Converging efforts to shut down the corporate shell game

As the economy has become more globalized and volatile, a growing number of companies have sought to minimize liabilities while maximizing profits by using the corporate form to create supposed separation between closely related entities. This “separation” often takes the form of a parent-subsidiary, franchisor-franchisee, or other affiliated relationship. Companies that use such tactics insist that the entities involved are somehow distinct in management, operation, and financial control.

Government agencies and plaintiff counsel that seek to hold responsible companies accountable need to show, therefore, that the supposedly separate entities actually are related in a meaningful way. The time-honored joint employer doctrine – also known as the integrated enterprise doctrine or the single employer doctrine – enables those prosecuting a wide of array of claims under labor law, employment law, and/or civil rights law to hold all culpable parties fully accountable rather than only a shell corporation that may have been created, at least in part, to shift official responsibility for any wrongdoing.

The National Labor Relations Board (“NLRB”) recently rendered a decision, Browning-Ferris Indus. of Calif., Inc., 362 NLRB No. 186 (2015), that has significantly expanded the scope of the joint employer doctrine to cover far more companies and corporate relationships than ever before. In particular, the NLRB ruled that a company is a joint employer even if it merely exerts only indirect control over workplace conditions or if it simply has the right to control those conditions but does not exercise that right. In reaching its decision, the NLRB reasoned as follows: “It is not the goal of joint-employer law to guarantee the freedom of employers to insulate themselves from their legal responsibility to workers, while maintaining control of the workplace.” The NLRB further explained its ruling by invoking the Supreme Court’s longstanding directive: “If the current joint-employer standard is narrower than statutorily necessary, and if joint-employment arrangements are increasing, the risk is increased that the board is failing in what the Supreme Court has described as the board’s ‘responsibility to adapt the act to the changing patterns of industrial life.’”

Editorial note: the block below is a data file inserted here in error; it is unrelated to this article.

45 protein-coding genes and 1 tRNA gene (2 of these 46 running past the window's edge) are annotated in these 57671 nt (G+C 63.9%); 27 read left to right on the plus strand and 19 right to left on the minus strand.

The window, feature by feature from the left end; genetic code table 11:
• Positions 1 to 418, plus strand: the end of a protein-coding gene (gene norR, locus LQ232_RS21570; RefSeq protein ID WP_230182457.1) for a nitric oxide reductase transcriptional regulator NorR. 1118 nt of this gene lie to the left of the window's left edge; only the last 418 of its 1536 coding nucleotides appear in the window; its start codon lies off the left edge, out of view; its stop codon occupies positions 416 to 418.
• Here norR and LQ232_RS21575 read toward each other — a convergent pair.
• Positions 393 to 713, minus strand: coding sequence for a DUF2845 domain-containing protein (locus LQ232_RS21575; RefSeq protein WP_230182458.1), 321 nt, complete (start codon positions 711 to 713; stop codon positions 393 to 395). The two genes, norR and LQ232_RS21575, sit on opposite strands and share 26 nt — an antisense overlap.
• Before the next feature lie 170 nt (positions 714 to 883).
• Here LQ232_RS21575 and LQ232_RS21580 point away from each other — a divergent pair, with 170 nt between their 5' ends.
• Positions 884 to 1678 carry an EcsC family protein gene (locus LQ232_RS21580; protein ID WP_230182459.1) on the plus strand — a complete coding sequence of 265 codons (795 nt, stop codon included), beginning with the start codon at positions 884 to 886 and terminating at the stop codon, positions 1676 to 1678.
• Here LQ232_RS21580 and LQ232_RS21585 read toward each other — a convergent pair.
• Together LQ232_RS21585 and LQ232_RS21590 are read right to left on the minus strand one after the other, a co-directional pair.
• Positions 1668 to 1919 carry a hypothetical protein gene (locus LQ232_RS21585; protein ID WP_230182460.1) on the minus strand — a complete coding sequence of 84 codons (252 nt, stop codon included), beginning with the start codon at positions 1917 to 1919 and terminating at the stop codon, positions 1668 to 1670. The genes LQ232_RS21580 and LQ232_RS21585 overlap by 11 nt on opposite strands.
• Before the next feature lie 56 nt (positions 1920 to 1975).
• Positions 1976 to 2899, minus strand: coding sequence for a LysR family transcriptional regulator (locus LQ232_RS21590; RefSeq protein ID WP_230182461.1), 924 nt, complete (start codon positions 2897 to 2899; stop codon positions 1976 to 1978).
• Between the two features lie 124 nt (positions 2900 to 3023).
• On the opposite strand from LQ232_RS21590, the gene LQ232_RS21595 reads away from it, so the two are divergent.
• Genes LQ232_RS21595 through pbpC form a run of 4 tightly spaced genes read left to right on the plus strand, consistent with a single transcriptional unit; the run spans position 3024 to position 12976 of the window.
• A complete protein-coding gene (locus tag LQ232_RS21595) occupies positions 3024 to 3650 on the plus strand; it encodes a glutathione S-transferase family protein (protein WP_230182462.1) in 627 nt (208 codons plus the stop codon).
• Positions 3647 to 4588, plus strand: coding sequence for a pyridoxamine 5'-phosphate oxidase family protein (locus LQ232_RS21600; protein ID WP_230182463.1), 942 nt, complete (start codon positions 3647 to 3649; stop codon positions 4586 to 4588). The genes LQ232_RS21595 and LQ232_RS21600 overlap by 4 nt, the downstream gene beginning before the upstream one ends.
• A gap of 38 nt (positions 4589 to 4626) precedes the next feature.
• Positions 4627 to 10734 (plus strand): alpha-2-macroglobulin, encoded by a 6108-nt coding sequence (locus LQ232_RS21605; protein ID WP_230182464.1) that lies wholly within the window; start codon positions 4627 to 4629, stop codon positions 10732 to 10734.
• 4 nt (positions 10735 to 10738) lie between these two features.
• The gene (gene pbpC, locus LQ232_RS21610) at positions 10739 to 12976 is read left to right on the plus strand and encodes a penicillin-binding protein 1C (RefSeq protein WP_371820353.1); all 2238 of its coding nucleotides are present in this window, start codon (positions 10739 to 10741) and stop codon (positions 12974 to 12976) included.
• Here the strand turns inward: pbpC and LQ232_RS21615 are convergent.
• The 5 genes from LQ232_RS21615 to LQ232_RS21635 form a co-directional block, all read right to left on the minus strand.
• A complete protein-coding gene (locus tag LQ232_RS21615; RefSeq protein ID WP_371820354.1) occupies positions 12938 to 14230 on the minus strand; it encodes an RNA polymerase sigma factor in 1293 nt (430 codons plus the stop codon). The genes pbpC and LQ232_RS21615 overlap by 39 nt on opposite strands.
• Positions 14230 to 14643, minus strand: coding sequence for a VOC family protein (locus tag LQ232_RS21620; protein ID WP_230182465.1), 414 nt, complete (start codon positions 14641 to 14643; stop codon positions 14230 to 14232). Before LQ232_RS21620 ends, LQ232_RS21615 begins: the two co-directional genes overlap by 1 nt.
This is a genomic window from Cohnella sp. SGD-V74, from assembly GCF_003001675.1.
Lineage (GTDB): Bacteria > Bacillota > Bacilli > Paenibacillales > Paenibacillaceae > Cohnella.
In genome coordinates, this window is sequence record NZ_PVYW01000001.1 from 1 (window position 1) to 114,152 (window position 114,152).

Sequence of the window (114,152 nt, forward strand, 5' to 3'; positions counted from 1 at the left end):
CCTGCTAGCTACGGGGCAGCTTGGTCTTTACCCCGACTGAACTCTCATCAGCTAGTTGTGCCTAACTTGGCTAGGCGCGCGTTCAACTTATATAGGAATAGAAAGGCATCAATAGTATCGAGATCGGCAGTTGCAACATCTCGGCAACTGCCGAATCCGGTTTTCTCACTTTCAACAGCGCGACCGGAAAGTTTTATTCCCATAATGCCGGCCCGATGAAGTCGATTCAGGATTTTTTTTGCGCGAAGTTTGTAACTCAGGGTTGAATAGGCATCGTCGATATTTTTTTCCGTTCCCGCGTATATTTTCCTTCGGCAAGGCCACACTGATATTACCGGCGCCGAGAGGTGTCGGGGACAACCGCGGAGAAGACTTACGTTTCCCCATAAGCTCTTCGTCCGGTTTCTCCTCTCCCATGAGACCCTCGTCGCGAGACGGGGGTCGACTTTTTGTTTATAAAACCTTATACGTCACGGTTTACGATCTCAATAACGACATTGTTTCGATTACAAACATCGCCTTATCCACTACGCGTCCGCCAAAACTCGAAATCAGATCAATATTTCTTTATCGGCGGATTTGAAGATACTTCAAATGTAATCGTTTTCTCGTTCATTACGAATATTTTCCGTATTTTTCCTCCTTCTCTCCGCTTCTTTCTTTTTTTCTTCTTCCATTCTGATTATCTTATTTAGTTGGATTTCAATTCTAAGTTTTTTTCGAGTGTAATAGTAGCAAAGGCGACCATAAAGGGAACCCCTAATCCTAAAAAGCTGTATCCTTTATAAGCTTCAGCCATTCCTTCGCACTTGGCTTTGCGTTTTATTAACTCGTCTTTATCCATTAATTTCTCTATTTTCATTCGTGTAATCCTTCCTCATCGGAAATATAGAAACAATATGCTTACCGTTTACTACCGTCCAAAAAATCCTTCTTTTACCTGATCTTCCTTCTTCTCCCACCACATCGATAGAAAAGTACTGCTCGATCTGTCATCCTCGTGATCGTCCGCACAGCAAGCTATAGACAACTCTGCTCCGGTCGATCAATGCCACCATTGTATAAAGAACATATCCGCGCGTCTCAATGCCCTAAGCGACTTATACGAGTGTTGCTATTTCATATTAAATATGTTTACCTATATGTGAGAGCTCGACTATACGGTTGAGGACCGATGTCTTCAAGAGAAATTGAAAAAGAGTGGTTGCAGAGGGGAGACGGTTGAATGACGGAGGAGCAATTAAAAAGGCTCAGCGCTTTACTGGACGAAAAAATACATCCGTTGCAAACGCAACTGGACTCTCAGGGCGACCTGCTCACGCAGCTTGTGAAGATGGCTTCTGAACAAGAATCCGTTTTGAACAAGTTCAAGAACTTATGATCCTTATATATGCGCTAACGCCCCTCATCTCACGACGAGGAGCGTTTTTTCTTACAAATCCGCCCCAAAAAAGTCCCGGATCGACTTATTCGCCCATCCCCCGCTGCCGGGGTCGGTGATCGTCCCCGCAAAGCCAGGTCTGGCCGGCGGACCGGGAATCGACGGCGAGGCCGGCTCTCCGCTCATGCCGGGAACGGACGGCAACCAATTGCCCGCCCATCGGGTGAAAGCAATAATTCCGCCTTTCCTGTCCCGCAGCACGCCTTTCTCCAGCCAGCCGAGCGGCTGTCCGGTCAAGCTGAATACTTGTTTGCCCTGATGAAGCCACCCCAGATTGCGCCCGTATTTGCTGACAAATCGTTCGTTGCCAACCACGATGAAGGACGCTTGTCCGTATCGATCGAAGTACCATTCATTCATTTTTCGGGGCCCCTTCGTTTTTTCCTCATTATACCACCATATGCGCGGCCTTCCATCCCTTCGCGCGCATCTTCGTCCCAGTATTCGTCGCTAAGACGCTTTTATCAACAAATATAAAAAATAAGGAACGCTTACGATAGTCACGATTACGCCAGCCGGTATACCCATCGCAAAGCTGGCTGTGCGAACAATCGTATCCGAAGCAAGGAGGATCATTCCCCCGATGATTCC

Consequently, the pending cases against McDonald’s before the NLRB will likely result in a determination that corporate McDonald’s, as the franchisor, is a joint employer with individual McDonald’s restaurants, as the franchisees. In fact, the NLRB’s General Counsel has already reached precisely that conclusion. Indeed, and even before the matter has been decided, the cases against McDonald’s are already having a global impact.

The NLRB’s decision in Browning-Ferris Indus. closely resembles the approach taken by the Department of Labor (“DOL”), the Occupational Health and Safety Administration (“OSHA”), and the Equal Employment Opportunity Commission (“EEOC”). In particular, the DOL has enforced the wage-and-hour laws in recent years based on a similarly broad definition of a joint employer. Likewise, the OSHA and EEOC have pursued cases to hold primary contractors and/or parent companies responsible for the violations of subcontractors and/or subsidiaries. In addition, the DOL is now aggressively addressing the employee misclassification problem that is the flip side of the joint employer problem. In this era of Uber and other essentially dependent contractor arrangements, the DOL has dedicated more resources to prosecuting the violations that flow from the corporate shell game concerning who actually is or is not an employee.

The invigoration of enforcement activity by the NLRB, DOL, OSHA, and EEOC is good news for aggrieved parties, whether claimants in individual, multi-plaintiff, or class actions. That the government agencies charged with interpreting and enforcing the nation’s labor, wage, work safety, and civil rights laws are now applying the joint employer doctrine expansively and, moreover, aggressively pursuing claims on that basis will undoubtedly enhance private parties’ ability to prosecute claims for damages in court regarding any type of employment law case, whether involving wage claims, civil rights claims – including harassment and discrimination matters – and whistleblower and other retaliation claims.